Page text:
I’ve never met English teachers in other countries, but I think the ones in Japan are the lamest people on earth. They’re not teachers, or at least they weren’t before they came here. Their only skill, their defining attribute as far as their employers are concerned, is that they speak their native tongue. How hard is that? And they don’t even speak it particularly well. (Drew, when he’s stoned—which is much of the time—barely speaks it at all.) But so many of them still act as if what they’re doing is highly skilled labor, like they’re lab technicians working on Martian probes or something. They exchange notes, they prepare flash cards and cassettes and CD-ROMs, they talk about which videos their classes enjoyed. All for Japanese high school classes full of kids who are usually asleep. It’s pointless, really, and once in a while I mention this to Drew, but he just shakes his head like, whatever, what does that have to do with anything? We’re getting paid, right? Like that’s enough.
And when I raise these sorts of existential questions at these conferences—like, what are we really doing here? I mean, no student in the history of Japanese high schools has ever really learned English—all the eager-eyed English teachers look at me like I’m insane, but that’s because I told the truth and nobody is ever supposed to tell the truth when it’s this depressing. Or at least that’s my take.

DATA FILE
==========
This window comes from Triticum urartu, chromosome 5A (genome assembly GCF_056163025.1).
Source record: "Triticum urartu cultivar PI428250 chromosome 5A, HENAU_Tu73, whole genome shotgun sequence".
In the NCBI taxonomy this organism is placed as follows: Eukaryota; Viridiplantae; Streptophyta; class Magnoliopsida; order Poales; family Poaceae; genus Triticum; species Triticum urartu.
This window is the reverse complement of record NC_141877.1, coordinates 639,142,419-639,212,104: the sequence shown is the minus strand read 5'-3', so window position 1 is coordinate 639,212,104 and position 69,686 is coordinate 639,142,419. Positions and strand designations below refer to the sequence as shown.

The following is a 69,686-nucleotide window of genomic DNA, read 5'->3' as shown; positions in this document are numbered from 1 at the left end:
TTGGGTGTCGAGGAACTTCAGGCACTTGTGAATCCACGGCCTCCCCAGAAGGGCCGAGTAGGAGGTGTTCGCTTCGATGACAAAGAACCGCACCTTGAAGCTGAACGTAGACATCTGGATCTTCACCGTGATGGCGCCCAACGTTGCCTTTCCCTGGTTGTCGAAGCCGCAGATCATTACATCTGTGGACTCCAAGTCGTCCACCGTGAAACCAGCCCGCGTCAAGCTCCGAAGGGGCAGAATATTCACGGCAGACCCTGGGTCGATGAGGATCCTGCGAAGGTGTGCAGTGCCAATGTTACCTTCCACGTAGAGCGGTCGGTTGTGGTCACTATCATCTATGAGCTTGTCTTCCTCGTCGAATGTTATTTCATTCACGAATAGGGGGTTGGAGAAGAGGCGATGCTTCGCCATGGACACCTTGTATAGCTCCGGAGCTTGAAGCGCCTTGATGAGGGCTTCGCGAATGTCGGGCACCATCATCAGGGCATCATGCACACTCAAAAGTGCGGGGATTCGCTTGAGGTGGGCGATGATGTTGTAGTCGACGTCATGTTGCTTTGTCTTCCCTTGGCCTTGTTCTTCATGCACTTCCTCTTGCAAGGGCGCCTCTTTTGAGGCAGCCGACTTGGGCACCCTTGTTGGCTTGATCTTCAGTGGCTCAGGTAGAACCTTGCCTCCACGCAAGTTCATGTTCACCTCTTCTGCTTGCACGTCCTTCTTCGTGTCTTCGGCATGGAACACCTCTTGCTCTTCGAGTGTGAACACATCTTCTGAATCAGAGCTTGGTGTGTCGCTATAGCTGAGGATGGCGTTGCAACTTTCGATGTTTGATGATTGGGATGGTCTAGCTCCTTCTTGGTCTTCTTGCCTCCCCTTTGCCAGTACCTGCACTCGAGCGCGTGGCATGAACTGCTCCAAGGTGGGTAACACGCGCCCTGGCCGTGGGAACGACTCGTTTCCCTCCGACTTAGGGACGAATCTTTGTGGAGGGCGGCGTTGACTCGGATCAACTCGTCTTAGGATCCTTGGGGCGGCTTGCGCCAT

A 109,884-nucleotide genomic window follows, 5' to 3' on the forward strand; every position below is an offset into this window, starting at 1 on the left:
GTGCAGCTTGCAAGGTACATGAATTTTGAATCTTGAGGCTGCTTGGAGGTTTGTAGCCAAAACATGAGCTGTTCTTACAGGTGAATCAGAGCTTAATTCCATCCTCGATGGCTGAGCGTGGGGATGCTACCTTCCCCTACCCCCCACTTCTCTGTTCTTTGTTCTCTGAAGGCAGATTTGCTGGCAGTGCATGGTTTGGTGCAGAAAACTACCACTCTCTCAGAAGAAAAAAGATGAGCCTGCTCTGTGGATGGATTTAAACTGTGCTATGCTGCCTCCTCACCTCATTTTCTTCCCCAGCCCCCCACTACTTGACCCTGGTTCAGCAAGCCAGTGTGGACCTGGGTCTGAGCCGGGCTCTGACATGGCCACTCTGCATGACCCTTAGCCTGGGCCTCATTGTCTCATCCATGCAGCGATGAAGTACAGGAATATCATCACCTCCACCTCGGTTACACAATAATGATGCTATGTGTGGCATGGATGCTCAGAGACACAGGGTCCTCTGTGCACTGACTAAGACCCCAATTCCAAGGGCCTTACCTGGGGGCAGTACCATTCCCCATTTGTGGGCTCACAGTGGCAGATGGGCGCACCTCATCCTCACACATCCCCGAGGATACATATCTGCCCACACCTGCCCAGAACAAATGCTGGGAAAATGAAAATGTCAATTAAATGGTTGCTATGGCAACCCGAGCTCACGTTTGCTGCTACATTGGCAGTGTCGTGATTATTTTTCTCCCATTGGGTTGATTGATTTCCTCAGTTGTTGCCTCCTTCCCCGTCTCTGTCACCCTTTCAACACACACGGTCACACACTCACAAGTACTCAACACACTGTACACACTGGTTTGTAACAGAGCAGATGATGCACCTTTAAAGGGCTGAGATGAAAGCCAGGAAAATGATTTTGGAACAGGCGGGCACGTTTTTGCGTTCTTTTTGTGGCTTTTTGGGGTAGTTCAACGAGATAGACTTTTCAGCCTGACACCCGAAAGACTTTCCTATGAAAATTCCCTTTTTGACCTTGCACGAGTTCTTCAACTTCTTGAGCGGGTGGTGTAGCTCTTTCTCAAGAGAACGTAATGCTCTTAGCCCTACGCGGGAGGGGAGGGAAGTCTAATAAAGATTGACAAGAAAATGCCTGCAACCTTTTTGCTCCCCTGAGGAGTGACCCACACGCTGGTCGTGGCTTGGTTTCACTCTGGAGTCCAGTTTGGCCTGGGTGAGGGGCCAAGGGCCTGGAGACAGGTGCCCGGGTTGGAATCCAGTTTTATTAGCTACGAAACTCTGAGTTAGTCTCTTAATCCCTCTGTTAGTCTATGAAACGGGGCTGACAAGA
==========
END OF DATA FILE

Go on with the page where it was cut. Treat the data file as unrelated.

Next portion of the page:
After dropping off our stuff and getting sufficiently medicated, Drew and I head downstairs to the main tatami room, where we assume they’re going to serve lunch. On the way down we see a few English teachers from Yokohama. They’re coming up from the baths and are wearing white cotton robes. I’ve seen these hags before. They’re all about lending and borrowing TOEFL cassettes and preparing lesson plans. But with them is this foxy new girl I haven’t seen before, a bobbed brunette with freckles and pouting lips. How did I miss her?
We exchange glances. And she does this half shrug when she sees me smiling. Her robe hangs a little loose on her shoulders so that I see a V of freckled cleavage between the blue lapels. I feel like my blood is jumping. I’m warm. I don’t know what to say.
Drew, nodding his head, speechless, freezes when he sees her like he’s just seen a six-foot bong. “Whassup?” he says.
And he sounds so lame that I yank him by the obi. I don’t want to contaminate my chances with her by having to make up for the terrible impression of a stoned Drew. But she’s made my weekend. Just the sight of her. There’s hope.
In the basketball-court-size baths, I sit against the tile floor in near-boiling water, the steam getting to my sedated head so that I feel light and airy like an inflated balloon. Drifting, drifting, for a moment up and out and away from this burnt life, from the English classes and the lame commuter train. I’m imagining bigger things, better places, where there are, like, strippers and models and the guys from Guns N’ Roses and everybody likes me and I’m not an English teacher.